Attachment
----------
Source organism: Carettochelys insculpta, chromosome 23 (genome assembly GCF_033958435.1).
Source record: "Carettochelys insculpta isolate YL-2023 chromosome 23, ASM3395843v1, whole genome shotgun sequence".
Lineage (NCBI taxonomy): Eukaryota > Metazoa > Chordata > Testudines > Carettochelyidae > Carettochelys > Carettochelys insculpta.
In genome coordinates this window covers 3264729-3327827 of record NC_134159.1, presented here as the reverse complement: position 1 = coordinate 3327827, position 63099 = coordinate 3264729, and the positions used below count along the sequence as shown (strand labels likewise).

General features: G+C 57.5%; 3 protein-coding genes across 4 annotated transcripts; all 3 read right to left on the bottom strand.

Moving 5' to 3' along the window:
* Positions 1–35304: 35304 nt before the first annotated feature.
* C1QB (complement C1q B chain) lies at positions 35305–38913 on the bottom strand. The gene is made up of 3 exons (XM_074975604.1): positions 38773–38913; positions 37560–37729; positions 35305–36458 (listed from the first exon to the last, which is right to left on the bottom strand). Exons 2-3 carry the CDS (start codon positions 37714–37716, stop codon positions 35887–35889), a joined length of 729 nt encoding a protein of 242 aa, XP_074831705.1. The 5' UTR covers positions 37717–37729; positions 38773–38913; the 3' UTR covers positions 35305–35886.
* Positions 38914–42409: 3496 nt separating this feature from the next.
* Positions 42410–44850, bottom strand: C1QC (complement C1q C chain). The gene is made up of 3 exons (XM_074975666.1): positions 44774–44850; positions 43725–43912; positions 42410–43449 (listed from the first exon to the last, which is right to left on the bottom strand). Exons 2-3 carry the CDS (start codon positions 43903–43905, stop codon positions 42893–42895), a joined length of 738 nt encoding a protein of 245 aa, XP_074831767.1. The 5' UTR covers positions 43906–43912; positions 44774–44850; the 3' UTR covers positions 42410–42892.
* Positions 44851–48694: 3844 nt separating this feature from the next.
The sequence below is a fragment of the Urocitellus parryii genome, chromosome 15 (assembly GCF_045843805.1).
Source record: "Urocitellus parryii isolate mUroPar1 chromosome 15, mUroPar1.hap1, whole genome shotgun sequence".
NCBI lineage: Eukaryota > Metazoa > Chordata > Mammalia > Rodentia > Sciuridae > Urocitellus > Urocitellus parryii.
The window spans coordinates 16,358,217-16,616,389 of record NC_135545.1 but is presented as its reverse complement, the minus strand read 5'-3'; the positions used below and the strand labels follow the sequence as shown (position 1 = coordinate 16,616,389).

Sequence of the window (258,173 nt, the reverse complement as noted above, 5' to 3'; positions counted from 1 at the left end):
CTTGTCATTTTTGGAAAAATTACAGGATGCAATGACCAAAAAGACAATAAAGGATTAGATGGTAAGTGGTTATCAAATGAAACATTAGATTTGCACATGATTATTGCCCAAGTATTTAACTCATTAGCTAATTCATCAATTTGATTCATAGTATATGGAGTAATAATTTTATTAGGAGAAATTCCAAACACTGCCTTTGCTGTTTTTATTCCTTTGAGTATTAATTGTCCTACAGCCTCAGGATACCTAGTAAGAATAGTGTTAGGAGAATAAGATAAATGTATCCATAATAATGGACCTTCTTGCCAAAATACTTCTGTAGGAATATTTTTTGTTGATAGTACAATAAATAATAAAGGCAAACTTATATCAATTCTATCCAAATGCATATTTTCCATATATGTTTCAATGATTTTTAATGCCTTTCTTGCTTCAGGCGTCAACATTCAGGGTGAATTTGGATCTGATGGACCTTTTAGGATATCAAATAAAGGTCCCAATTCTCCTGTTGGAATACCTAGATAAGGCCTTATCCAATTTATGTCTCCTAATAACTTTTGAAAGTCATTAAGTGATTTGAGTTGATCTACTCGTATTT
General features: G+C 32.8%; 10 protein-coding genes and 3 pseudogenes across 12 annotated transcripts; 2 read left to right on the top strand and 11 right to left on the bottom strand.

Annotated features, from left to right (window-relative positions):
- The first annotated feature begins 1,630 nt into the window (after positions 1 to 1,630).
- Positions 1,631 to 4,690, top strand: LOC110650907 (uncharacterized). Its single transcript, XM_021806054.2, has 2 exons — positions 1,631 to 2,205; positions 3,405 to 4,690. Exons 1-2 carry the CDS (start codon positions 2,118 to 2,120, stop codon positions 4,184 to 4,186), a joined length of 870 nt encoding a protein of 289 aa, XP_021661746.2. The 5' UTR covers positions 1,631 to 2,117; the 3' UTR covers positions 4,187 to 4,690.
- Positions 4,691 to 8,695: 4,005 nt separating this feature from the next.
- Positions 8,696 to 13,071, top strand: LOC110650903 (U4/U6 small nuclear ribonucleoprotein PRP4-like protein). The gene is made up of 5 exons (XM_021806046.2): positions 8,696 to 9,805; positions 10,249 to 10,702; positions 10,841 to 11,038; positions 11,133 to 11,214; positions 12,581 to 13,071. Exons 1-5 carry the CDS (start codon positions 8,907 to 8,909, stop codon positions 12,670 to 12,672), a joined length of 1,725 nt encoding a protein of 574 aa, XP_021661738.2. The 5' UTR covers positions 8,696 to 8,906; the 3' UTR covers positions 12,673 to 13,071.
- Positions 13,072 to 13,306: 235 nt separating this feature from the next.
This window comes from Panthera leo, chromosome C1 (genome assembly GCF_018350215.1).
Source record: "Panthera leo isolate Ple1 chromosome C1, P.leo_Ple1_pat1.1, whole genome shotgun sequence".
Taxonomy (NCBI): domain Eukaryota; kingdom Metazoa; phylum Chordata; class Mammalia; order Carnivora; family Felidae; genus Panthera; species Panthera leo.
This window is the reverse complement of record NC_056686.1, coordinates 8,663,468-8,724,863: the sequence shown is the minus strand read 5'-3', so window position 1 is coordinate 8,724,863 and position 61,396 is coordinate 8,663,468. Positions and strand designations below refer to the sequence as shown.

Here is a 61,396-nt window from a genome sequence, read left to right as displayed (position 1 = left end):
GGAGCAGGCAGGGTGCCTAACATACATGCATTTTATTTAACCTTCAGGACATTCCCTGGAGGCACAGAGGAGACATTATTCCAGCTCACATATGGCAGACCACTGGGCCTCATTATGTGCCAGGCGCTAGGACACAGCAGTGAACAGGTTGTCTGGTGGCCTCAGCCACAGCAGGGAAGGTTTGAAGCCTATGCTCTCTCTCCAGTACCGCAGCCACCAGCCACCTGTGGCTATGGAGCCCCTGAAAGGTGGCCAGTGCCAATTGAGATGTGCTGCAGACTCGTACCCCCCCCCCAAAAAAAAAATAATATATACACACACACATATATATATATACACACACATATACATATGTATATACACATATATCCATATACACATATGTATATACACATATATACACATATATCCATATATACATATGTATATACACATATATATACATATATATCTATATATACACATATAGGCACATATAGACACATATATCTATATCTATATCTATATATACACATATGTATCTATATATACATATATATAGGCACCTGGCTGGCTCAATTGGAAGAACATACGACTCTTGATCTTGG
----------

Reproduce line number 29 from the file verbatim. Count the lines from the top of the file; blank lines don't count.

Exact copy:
Here is a 61,396-nt window from a genome sequence, read left to right as displayed (position 1 = left end):